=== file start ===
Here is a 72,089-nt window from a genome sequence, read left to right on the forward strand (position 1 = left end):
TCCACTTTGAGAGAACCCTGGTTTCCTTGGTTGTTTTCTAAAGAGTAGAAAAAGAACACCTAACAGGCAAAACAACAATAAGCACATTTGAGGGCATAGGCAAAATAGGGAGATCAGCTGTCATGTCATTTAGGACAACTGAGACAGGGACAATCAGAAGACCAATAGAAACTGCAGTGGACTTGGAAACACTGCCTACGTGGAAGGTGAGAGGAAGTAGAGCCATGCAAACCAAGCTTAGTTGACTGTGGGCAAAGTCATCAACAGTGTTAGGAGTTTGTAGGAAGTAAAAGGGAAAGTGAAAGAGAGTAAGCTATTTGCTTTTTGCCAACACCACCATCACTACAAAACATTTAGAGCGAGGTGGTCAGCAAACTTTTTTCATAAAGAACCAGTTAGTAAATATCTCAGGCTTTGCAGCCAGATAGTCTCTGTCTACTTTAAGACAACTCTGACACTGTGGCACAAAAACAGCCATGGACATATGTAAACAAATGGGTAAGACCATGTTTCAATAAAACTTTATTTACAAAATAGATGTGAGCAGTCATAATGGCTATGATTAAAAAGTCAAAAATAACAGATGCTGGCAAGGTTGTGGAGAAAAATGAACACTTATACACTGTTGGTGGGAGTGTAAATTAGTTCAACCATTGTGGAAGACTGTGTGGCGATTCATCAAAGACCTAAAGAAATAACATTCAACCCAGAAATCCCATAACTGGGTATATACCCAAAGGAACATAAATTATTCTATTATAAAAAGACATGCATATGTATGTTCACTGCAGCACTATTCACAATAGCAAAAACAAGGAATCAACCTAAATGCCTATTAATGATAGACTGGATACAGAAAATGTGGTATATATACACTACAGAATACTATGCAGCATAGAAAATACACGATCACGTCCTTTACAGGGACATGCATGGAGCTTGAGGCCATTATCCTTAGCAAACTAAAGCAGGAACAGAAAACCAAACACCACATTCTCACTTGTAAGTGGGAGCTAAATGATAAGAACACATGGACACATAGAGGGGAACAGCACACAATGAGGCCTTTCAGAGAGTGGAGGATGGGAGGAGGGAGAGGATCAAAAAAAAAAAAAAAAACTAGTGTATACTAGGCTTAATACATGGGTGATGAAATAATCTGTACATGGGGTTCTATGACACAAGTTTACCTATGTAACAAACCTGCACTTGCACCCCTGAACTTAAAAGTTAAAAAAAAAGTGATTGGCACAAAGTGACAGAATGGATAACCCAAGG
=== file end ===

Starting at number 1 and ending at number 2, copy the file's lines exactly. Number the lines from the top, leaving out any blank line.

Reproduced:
Here is a 72,089-nt window from a genome sequence, read left to right on the forward strand (position 1 = left end):
TCCACTTTGAGAGAACCCTGGTTTCCTTGGTTGTTTTCTAAAGAGTAGAAAAAGAACACCTAACAGGCAAAACAACAATAAGCACATTTGAGGGCATAGGCAAAATAGGGAGATCAGCTGTCATGTCATTTAGGACAACTGAGACAGGGACAATCAGAAGACCAATAGAAACTGCAGTGGACTTGGAAACACTGCCTACGTGGAAGGTGAGAGGAAGTAGAGCCATGCAAACCAAGCTTAGTTGACTGTGGGCAAAGTCATCAACAGTGTTAGGAGTTTGTAGGAAGTAAAAGGGAAAGTGAAAGAGAGTAAGCTATTTGCTTTTTGCCAACACCACCATCACTACAAAACATTTAGAGCGAGGTGGTCAGCAAACTTTTTTCATAAAGAACCAGTTAGTAAATATCTCAGGCTTTGCAGCCAGATAGTCTCTGTCTACTTTAAGACAACTCTGACACTGTGGCACAAAAACAGCCATGGACATATGTAAACAAATGGGTAAGACCATGTTTCAATAAAACTTTATTTACAAAATAGATGTGAGCAGTCATAATGGCTATGATTAAAAAGTCAAAAATAACAGATGCTGGCAAGGTTGTGGAGAAAAATGAACACTTATACACTGTTGGTGGGAGTGTAAATTAGTTCAACCATTGTGGAAGACTGTGTGGCGATTCATCAAAGACCTAAAGAAATAACATTCAACCCAGAAATCCCATAACTGGGTATATACCCAAAGGAACATAAATTATTCTATTATAAAAAGACATGCATATGTATGTTCACTGCAGCACTATTCACAATAGCAAAAACAAGGAATCAACCTAAATGCCTATTAATGATAGACTGGATACAGAAAATGTGGTATATATACACTACAGAATACTATGCAGCATAGAAAATACACGATCACGTCCTTTACAGGGACATGCATGGAGCTTGAGGCCATTATCCTTAGCAAACTAAAGCAGGAACAGAAAACCAAACACCACATTCTCACTTGTAAGTGGGAGCTAAATGATAAGAACACATGGACACATAGAGGGGAACAGCACACAATGAGGCCTTTCAGAGAGTGGAGGATGGGAGGAGGGAGAGGATCAAAAAAAAAAAAAAAAACTAGTGTATACTAGGCTTAATACATGGGTGATGAAATAATCTGTACATGGGGTTCTATGACACAAGTTTACCTATGTAACAAACCTGCACTTGCACCCCTGAACTTAAAAGTTAAAAAAAAAGTGATTGGCACAAAGTGACAGAATGGATAACCCAAGG